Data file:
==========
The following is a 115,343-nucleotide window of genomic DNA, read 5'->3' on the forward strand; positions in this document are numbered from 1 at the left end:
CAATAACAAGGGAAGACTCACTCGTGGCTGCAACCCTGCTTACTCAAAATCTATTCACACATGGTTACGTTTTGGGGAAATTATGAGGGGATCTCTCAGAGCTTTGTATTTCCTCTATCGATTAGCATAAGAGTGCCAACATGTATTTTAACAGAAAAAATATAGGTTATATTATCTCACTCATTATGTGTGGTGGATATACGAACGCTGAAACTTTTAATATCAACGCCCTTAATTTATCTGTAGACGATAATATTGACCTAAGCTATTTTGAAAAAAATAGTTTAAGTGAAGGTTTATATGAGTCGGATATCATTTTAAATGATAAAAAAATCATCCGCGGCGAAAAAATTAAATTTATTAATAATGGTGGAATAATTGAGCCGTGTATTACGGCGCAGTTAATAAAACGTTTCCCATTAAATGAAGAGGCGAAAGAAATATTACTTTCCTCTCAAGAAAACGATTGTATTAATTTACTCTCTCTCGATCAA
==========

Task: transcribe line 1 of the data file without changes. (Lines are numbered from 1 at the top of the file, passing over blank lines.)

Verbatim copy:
The following is a 115,343-nucleotide window of genomic DNA, read 5'->3' on the forward strand; positions in this document are numbered from 1 at the left end: